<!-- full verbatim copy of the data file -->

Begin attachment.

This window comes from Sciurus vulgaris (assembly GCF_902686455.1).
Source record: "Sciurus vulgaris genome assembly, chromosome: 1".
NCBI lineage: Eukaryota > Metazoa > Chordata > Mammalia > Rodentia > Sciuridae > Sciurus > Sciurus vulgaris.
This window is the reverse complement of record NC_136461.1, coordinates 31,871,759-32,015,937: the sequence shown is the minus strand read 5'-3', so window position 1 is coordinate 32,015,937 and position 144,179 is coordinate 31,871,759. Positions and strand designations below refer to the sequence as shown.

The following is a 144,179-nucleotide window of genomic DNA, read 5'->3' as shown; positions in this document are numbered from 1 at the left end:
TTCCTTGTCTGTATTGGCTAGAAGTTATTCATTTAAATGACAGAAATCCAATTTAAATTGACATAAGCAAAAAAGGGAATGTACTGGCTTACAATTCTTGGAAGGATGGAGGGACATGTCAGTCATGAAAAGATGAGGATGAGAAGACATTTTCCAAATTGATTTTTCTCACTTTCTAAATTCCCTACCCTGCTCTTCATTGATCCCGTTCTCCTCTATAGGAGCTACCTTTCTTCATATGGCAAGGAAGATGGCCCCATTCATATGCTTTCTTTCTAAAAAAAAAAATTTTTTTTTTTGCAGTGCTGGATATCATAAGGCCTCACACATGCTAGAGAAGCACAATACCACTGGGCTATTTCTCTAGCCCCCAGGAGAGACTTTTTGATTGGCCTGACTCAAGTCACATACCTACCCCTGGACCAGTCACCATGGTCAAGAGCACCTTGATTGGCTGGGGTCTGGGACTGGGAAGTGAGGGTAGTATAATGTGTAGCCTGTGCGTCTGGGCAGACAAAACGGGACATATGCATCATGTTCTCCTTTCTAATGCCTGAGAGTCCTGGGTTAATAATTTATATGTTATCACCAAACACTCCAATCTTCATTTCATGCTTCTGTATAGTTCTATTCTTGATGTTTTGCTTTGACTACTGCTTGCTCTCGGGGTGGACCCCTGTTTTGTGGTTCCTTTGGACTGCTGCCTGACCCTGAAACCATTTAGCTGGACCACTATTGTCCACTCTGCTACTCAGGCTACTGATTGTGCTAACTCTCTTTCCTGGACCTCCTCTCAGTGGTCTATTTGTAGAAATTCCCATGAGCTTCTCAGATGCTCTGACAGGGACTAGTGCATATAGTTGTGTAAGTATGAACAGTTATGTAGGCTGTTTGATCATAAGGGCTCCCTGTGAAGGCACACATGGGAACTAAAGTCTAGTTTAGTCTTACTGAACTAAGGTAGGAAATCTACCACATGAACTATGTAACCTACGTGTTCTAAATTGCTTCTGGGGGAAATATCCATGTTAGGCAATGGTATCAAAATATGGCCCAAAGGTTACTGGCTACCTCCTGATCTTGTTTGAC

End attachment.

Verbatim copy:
This window comes from Sciurus vulgaris (assembly GCF_902686455.1).
Source record: "Sciurus vulgaris genome assembly, chromosome: 1".
NCBI lineage: Eukaryota > Metazoa > Chordata > Mammalia > Rodentia > Sciuridae > Sciurus > Sciurus vulgaris.
This window is the reverse complement of record NC_136461.1, coordinates 31,871,759-32,015,937: the sequence shown is the minus strand read 5'-3', so window position 1 is coordinate 32,015,937 and position 144,179 is coordinate 31,871,759. Positions and strand designations below refer to the sequence as shown.

The following is a 144,179-nucleotide window of genomic DNA, read 5'->3' as shown; positions in this document are numbered from 1 at the left end:
TTCCTTGTCTGTATTGGCTAGAAGTTATTCATTTAAATGACAGAAATCCAATTTAAATTGACATAAGCAAAAAAGGGAATGTACTGGCTTACAATTCTTGGAAGGATGGAGGGACATGTCAGTCATGAAAAGATGAGGATGAGAAGACATTTTCCAAATTGATTTTTCTCACTTTCTAAATTCCCTACCCTGCTCTTCATTGATCCCGTTCTCCTCTATAGGAGCTACCTTTCTTCATATGGCAAGGAAGATGGCCCCATTCATATGCTTTCTTTCTAAAAAAAAAAATTTTTTTTTTTGCAGTGCTGGATATCATAAGGCCTCACACATGCTAGAGAAGCACAATACCACTGGGCTATTTCTCTAGCCCCCAGGAGAGACTTTTTGATTGGCCTGACTCAAGTCACATACCTACCCCTGGACCAGTCACCATGGTCAAGAGCACCTTGATTGGCTGGGGTCTGGGACTGGGAAGTGAGGGTAGTATAATGTGTAGCCTGTGCGTCTGGGCAGACAAAACGGGACATATGCATCATGTTCTCCTTTCTAATGCCTGAGAGTCCTGGGTTAATAATTTATATGTTATCACCAAACACTCCAATCTTCATTTCATGCTTCTGTATAGTTCTATTCTTGATGTTTTGCTTTGACTACTGCTTGCTCTCGGGGTGGACCCCTGTTTTGTGGTTCCTTTGGACTGCTGCCTGACCCTGAAACCATTTAGCTGGACCACTATTGTCCACTCTGCTACTCAGGCTACTGATTGTGCTAACTCTCTTTCCTGGACCTCCTCTCAGTGGTCTATTTGTAGAAATTCCCATGAGCTTCTCAGATGCTCTGACAGGGACTAGTGCATATAGTTGTGTAAGTATGAACAGTTATGTAGGCTGTTTGATCATAAGGGCTCCCTGTGAAGGCACACATGGGAACTAAAGTCTAGTTTAGTCTTACTGAACTAAGGTAGGAAATCTACCACATGAACTATGTAACCTACGTGTTCTAAATTGCTTCTGGGGGAAATATCCATGTTAGGCAATGGTATCAAAATATGGCCCAAAGGTTACTGGCTACCTCCTGATCTTGTTTGAC